Intimacy theory according to Cordova & Scott (2001) not only asserts that intimacy development is an interactive process of partners reinforcing one another by sharing and responding supportively vulnerable behavior and expression, but also increases personal vulnerability.  Close partners become uniquely sensitive and develop increased potential to being hurt by each other.  In intimate relationships, purposeful and accidental injuries can be frequent and emotionally challenging.  The therapist should tell clients that no one can hurt you as much as the person you love.  No one else is allowed to be as close to you, to know you as well, or to have the opportunity or more opportunities to clumsily or purposely hurt you as an intimate partner.  The therapist can emphasize these vulnerability consequences of intimacy with an example.  A husband said that "I can have a dream where my wife is cold or mean to me, and I'll wake up depressed and upset!  Even though, I know nothing really happened, I'm still a bit distressed.  Other people who are not as close and for whom I do not care as much about or have not invested so much with… I don't really care (as much) what they think about or do to me."  How often or how badly vulnerability is violated depends on each individual's makeup.  His or her responses also depend on earlier experiences.  "If one has acquired poor emotion skills, interpersonal hurt is enacted as retaliation, withdrawal, defensiveness, hostility, or avoidance, diminishing intimacy and overall relationship health.  On the other hand, if one has acquired adequate emotion skills, interpersonal hurt is enacted as self–disclosure, confident emotional communication, repair seeking, positive approach, appropriate self–care, forgiveness, relationship–enhancing attributions, and assertive communication, maintaining intimacy and enhancing relationship health. Additionally, partners with adequate emotion skills are likely to hurt their intimate partners less frequently, further facilitating the development and maintenance of intimacy. (page 985)" Mirgain & Cordova (2007)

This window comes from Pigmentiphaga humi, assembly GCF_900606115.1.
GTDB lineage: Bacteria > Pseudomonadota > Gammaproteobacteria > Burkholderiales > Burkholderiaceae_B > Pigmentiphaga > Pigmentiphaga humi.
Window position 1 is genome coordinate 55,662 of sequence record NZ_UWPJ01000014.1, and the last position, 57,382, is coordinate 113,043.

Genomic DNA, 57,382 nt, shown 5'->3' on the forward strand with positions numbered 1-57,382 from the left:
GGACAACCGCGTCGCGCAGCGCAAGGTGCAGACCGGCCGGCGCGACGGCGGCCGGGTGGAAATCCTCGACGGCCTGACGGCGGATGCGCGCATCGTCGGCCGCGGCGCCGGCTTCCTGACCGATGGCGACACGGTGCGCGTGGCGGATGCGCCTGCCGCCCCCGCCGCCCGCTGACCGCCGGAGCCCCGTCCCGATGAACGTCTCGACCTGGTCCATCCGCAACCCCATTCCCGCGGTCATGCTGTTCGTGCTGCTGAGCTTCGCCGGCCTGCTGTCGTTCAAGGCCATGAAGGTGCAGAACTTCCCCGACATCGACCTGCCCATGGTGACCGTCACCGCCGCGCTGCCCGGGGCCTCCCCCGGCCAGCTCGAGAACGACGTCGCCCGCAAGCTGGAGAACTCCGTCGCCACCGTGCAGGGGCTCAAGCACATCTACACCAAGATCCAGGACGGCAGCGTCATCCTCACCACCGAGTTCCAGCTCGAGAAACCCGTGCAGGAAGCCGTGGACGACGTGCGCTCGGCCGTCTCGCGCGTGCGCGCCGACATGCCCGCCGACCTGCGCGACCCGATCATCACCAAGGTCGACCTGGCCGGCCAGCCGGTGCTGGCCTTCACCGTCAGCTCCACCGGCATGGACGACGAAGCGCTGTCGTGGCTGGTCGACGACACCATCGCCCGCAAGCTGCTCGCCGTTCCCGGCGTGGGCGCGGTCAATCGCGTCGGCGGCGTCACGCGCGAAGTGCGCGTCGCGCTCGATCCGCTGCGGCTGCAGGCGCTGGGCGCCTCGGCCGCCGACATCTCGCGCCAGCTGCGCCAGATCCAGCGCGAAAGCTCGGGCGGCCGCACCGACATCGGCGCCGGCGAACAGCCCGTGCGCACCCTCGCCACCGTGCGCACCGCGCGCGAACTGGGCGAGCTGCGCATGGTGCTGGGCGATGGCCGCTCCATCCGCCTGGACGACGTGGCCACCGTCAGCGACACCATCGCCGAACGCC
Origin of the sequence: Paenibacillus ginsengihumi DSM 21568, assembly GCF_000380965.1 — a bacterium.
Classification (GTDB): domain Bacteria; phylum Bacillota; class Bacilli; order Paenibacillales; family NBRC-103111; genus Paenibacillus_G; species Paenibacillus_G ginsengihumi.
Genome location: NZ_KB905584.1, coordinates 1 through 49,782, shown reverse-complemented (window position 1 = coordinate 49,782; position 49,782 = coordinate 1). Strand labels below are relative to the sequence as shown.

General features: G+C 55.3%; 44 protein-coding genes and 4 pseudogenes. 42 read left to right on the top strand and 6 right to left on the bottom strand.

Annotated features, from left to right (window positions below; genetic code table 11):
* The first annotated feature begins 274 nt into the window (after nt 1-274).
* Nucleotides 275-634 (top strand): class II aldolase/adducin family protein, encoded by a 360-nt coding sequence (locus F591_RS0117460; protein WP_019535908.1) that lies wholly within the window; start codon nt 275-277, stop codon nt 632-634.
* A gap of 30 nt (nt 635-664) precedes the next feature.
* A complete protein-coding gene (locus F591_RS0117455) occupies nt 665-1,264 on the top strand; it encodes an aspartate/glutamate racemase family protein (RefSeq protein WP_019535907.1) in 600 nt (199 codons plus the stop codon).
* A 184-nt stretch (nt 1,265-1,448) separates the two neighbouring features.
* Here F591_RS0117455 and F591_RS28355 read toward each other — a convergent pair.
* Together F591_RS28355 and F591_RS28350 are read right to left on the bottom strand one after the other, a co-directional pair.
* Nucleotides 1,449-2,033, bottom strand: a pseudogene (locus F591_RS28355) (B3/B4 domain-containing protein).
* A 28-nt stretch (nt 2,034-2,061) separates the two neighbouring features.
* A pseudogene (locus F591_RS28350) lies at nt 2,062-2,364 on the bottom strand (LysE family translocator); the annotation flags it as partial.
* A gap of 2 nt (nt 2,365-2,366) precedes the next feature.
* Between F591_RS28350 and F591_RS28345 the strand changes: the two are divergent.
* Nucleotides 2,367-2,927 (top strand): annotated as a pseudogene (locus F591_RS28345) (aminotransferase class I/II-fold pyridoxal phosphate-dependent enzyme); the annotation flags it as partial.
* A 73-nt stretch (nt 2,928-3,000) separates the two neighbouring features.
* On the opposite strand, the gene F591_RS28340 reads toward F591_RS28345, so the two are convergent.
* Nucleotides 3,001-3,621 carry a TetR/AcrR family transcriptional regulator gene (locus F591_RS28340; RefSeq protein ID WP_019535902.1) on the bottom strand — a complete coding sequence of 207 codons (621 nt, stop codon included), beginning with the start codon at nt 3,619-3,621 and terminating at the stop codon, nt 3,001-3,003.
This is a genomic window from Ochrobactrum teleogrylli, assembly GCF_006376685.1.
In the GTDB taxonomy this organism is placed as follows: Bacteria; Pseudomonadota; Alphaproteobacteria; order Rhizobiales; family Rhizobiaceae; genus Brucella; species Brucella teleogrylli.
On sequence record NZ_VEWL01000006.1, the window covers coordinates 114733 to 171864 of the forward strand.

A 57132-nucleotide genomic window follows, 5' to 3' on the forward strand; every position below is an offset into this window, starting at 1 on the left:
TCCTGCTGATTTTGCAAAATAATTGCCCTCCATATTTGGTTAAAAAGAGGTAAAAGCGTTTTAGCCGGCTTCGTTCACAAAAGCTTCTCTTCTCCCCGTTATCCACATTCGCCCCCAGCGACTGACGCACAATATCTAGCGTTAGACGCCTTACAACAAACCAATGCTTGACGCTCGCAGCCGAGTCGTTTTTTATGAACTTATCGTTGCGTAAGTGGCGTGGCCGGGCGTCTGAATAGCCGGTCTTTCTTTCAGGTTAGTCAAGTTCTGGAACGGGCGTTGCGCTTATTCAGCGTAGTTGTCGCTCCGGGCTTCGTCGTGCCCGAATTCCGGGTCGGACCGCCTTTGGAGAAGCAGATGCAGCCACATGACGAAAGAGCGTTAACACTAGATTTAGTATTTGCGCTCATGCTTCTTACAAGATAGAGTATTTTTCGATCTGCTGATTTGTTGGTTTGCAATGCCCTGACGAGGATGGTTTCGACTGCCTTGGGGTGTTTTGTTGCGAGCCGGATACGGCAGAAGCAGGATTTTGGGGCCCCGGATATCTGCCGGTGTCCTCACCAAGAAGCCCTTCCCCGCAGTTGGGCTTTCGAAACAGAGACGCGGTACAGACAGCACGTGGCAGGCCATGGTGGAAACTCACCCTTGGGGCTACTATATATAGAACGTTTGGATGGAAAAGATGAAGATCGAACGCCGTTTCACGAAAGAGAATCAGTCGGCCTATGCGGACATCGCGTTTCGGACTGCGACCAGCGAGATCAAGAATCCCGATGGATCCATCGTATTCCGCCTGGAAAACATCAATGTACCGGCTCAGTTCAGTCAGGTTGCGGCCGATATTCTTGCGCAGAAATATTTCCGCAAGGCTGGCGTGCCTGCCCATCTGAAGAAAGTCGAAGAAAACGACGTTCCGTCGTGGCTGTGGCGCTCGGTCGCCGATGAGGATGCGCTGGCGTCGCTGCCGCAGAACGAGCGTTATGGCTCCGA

Individuals' emotional skills, therefore affect the relationship.  The emotional skill level of the partners affects trust and vulnerability, which are highly linked and essential to intimacy.  Trust allows for an individual to make personal disclosures or engage in behaviors that expose one or more vulnerabilities.  An exposed vulnerability puts the individual at risk, hopefully with someone who will honor the trust.  Hopefully, that someone has the emotional skills to honor the vulnerability and trust.  The therapist can introduce the concepts of how vulnerability builds trust and the intimate relationship.  Offering vulnerability, trust, and intimacy creates a sanction- an expectation of reciprocality by the other person.  A message has been sent, there is an anticipated experience by the recipient, and a response… specifically, and a response in kind is expected.  Hunter (1980) states that, "According to… social reward hypothesis, the receiver of a self-disclosure sees the intimacy level of the disclosure as an indication of the sender's trust and liking.  To the extent that this disclosure has been of an intimate nature, the receiver feels socially rewarded and, as a consequence, likes the sender" (page 409).  Self-disclosure can trigger a reciprocal process.  "When the receiver of a self-disclosure becomes a sender, his disclosure behavior is more intimate if he received an intimate disclosure than if he received a nonintimate one... senders of a self-disclosure might use the intimacy level of their own disclosure to infer their own trust and liking for the receiver (cf. Bem, 1972).  Bem maintains that self observers rely on the same cues as outside observers.  Just as a receiver might look at the level of a self-disclosure in order to ascertain how much the sender likes and trusts him, the sender might look at this same disclosure to answer the same question.  Thus, each act of disclosure would be affecting the sender's liking for the receiver in a parallel position to the receiver's liking for the sender" (page 410).  Principles for building the therapist-client rapport or relationship are highly analogous to intimacy between partners, family members, and close friends.